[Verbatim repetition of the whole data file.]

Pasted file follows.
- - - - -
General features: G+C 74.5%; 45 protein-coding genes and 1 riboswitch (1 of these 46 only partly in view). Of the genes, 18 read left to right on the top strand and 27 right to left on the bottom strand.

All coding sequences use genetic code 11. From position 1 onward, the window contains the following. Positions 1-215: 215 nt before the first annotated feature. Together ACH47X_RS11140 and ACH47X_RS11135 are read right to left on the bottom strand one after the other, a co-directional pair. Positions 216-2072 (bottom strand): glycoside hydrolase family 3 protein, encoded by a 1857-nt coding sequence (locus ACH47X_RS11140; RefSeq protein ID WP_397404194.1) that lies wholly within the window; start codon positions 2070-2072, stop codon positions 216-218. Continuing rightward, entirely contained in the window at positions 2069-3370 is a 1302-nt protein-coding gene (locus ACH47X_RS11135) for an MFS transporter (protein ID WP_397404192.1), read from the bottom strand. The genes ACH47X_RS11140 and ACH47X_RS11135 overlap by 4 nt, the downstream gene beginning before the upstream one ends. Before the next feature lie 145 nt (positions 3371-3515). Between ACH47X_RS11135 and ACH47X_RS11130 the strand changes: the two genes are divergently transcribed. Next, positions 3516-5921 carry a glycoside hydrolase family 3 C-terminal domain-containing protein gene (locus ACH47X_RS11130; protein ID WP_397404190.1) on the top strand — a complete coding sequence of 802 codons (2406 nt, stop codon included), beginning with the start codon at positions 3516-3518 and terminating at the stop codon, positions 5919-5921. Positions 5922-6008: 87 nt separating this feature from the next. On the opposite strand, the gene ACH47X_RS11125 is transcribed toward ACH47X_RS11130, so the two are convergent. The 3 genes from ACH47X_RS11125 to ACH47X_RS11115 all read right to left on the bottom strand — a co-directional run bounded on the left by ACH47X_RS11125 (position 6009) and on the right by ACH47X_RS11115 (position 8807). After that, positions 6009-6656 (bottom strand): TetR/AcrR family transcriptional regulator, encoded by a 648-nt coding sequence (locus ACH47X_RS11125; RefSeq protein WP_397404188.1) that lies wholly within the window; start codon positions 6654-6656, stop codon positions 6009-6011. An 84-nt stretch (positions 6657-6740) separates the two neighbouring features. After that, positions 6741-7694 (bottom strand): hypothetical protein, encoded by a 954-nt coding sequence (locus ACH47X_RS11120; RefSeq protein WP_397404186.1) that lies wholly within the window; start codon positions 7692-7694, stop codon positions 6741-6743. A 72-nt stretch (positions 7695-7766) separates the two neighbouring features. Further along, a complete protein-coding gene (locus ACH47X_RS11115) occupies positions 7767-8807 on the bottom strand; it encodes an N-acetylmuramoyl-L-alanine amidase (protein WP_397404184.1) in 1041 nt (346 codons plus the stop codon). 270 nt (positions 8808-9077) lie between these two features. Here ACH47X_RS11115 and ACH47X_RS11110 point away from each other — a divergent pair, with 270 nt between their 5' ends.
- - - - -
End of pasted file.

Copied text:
General features: G+C 74.5%; 45 protein-coding genes and 1 riboswitch (1 of these 46 only partly in view). Of the genes, 18 read left to right on the top strand and 27 right to left on the bottom strand.

All coding sequences use genetic code 11. From position 1 onward, the window contains the following. Positions 1-215: 215 nt before the first annotated feature. Together ACH47X_RS11140 and ACH47X_RS11135 are read right to left on the bottom strand one after the other, a co-directional pair. Positions 216-2072 (bottom strand): glycoside hydrolase family 3 protein, encoded by a 1857-nt coding sequence (locus ACH47X_RS11140; RefSeq protein ID WP_397404194.1) that lies wholly within the window; start codon positions 2070-2072, stop codon positions 216-218. Continuing rightward, entirely contained in the window at positions 2069-3370 is a 1302-nt protein-coding gene (locus ACH47X_RS11135) for an MFS transporter (protein ID WP_397404192.1), read from the bottom strand. The genes ACH47X_RS11140 and ACH47X_RS11135 overlap by 4 nt, the downstream gene beginning before the upstream one ends. Before the next feature lie 145 nt (positions 3371-3515). Between ACH47X_RS11135 and ACH47X_RS11130 the strand changes: the two genes are divergently transcribed. Next, positions 3516-5921 carry a glycoside hydrolase family 3 C-terminal domain-containing protein gene (locus ACH47X_RS11130; protein ID WP_397404190.1) on the top strand — a complete coding sequence of 802 codons (2406 nt, stop codon included), beginning with the start codon at positions 3516-3518 and terminating at the stop codon, positions 5919-5921. Positions 5922-6008: 87 nt separating this feature from the next. On the opposite strand, the gene ACH47X_RS11125 is transcribed toward ACH47X_RS11130, so the two are convergent. The 3 genes from ACH47X_RS11125 to ACH47X_RS11115 all read right to left on the bottom strand — a co-directional run bounded on the left by ACH47X_RS11125 (position 6009) and on the right by ACH47X_RS11115 (position 8807). After that, positions 6009-6656 (bottom strand): TetR/AcrR family transcriptional regulator, encoded by a 648-nt coding sequence (locus ACH47X_RS11125; RefSeq protein WP_397404188.1) that lies wholly within the window; start codon positions 6654-6656, stop codon positions 6009-6011. An 84-nt stretch (positions 6657-6740) separates the two neighbouring features. After that, positions 6741-7694 (bottom strand): hypothetical protein, encoded by a 954-nt coding sequence (locus ACH47X_RS11120; RefSeq protein WP_397404186.1) that lies wholly within the window; start codon positions 7692-7694, stop codon positions 6741-6743. A 72-nt stretch (positions 7695-7766) separates the two neighbouring features. Further along, a complete protein-coding gene (locus ACH47X_RS11115) occupies positions 7767-8807 on the bottom strand; it encodes an N-acetylmuramoyl-L-alanine amidase (protein WP_397404184.1) in 1041 nt (346 codons plus the stop codon). 270 nt (positions 8808-9077) lie between these two features. Here ACH47X_RS11115 and ACH47X_RS11110 point away from each other — a divergent pair, with 270 nt between their 5' ends.